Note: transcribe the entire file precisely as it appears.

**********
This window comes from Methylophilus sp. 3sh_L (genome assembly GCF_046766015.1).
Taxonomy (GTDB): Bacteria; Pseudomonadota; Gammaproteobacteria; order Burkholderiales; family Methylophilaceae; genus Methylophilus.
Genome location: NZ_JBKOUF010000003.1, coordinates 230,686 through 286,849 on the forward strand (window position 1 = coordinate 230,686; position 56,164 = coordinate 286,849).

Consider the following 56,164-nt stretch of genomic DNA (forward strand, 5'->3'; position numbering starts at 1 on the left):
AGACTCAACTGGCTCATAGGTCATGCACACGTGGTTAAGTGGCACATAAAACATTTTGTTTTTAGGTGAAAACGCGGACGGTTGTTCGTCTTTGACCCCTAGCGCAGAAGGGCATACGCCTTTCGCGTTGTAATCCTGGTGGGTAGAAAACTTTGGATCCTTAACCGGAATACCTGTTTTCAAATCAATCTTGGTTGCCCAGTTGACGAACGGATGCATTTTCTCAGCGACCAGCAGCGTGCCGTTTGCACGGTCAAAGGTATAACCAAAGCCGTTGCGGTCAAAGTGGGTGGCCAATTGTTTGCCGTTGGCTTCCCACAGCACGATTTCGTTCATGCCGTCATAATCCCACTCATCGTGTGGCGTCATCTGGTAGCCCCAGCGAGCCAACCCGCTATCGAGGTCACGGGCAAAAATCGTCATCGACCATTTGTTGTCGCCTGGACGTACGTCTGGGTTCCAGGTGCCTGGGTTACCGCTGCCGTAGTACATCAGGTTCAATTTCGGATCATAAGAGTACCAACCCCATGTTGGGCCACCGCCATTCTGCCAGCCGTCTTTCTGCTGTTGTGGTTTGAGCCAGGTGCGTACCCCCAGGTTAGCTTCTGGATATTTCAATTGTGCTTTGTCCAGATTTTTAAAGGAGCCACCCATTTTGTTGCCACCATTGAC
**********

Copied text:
This window comes from Methylophilus sp. 3sh_L (genome assembly GCF_046766015.1).
Taxonomy (GTDB): Bacteria; Pseudomonadota; Gammaproteobacteria; order Burkholderiales; family Methylophilaceae; genus Methylophilus.
Genome location: NZ_JBKOUF010000003.1, coordinates 230,686 through 286,849 on the forward strand (window position 1 = coordinate 230,686; position 56,164 = coordinate 286,849).

Consider the following 56,164-nt stretch of genomic DNA (forward strand, 5'->3'; position numbering starts at 1 on the left):
AGACTCAACTGGCTCATAGGTCATGCACACGTGGTTAAGTGGCACATAAAACATTTTGTTTTTAGGTGAAAACGCGGACGGTTGTTCGTCTTTGACCCCTAGCGCAGAAGGGCATACGCCTTTCGCGTTGTAATCCTGGTGGGTAGAAAACTTTGGATCCTTAACCGGAATACCTGTTTTCAAATCAATCTTGGTTGCCCAGTTGACGAACGGATGCATTTTCTCAGCGACCAGCAGCGTGCCGTTTGCACGGTCAAAGGTATAACCAAAGCCGTTGCGGTCAAAGTGGGTGGCCAATTGTTTGCCGTTGGCTTCCCACAGCACGATTTCGTTCATGCCGTCATAATCCCACTCATCGTGTGGCGTCATCTGGTAGCCCCAGCGAGCCAACCCGCTATCGAGGTCACGGGCAAAAATCGTCATCGACCATTTGTTGTCGCCTGGACGTACGTCTGGGTTCCAGGTGCCTGGGTTACCGCTGCCGTAGTACATCAGGTTCAATTTCGGATCATAAGAGTACCAACCCCATGTTGGGCCACCGCCATTCTGCCAGCCGTCTTTCTGCTGTTGTGGTTTGAGCCAGGTGCGTACCCCCAGGTTAGCTTCTGGATATTTCAATTGTGCTTTGTCCAGATTTTTAAAGGAGCCACCCATTTTGTTGCCACCATTGAC